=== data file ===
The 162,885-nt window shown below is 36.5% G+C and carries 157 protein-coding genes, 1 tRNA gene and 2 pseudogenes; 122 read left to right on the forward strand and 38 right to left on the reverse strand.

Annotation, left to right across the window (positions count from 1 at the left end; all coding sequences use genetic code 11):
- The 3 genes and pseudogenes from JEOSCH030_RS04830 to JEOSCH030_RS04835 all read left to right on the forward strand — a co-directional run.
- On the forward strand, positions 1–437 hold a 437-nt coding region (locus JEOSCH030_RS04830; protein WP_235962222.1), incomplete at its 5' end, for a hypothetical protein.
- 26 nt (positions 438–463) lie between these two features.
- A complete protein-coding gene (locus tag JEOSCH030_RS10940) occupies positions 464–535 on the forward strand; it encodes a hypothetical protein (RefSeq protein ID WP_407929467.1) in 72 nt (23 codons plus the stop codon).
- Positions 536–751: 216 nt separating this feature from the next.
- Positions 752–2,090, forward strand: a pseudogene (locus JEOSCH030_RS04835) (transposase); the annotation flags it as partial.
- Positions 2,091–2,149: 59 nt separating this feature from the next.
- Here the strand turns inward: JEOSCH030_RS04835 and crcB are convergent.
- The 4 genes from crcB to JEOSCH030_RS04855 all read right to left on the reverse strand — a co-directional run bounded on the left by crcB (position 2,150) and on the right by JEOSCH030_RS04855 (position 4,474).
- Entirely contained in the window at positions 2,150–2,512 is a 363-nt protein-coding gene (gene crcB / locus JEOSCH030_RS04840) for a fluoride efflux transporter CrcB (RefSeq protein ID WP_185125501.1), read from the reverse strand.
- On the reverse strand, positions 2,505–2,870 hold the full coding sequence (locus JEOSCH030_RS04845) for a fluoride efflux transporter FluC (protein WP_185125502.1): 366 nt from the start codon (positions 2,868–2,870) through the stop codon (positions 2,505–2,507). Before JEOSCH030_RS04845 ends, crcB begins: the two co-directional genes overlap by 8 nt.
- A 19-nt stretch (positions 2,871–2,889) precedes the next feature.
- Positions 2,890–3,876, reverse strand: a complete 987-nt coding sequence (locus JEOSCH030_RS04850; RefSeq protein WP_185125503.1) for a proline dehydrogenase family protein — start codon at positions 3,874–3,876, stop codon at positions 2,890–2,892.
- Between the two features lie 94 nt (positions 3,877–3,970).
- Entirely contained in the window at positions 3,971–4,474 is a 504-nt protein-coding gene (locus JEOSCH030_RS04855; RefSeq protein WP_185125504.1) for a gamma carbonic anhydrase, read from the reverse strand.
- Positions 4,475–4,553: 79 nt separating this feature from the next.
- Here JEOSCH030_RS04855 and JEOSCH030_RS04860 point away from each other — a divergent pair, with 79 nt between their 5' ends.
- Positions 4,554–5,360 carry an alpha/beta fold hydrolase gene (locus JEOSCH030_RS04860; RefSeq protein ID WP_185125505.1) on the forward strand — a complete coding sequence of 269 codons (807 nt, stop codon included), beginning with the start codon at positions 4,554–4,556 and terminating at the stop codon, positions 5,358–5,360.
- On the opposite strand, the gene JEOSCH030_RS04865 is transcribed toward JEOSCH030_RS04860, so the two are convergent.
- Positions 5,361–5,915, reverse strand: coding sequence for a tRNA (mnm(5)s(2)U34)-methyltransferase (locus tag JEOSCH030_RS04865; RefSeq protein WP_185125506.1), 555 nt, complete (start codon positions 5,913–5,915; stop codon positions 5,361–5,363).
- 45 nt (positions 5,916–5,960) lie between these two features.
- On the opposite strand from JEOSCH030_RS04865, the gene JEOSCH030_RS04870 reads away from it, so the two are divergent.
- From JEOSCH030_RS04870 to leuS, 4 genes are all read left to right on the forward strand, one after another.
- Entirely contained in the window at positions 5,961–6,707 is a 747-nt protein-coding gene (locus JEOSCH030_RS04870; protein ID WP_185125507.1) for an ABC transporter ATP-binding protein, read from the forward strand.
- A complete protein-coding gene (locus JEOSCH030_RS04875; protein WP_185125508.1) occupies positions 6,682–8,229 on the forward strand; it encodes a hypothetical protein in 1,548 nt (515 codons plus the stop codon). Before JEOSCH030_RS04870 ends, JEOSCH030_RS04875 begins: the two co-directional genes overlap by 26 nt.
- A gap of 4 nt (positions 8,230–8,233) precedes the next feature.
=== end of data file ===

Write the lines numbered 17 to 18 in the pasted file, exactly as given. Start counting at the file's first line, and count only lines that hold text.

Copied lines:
- Entirely contained in the window at positions 3,971–4,474 is a 504-nt protein-coding gene (locus JEOSCH030_RS04855; RefSeq protein WP_185125504.1) for a gamma carbonic anhydrase, read from the reverse strand.
- Positions 4,475–4,553: 79 nt separating this feature from the next.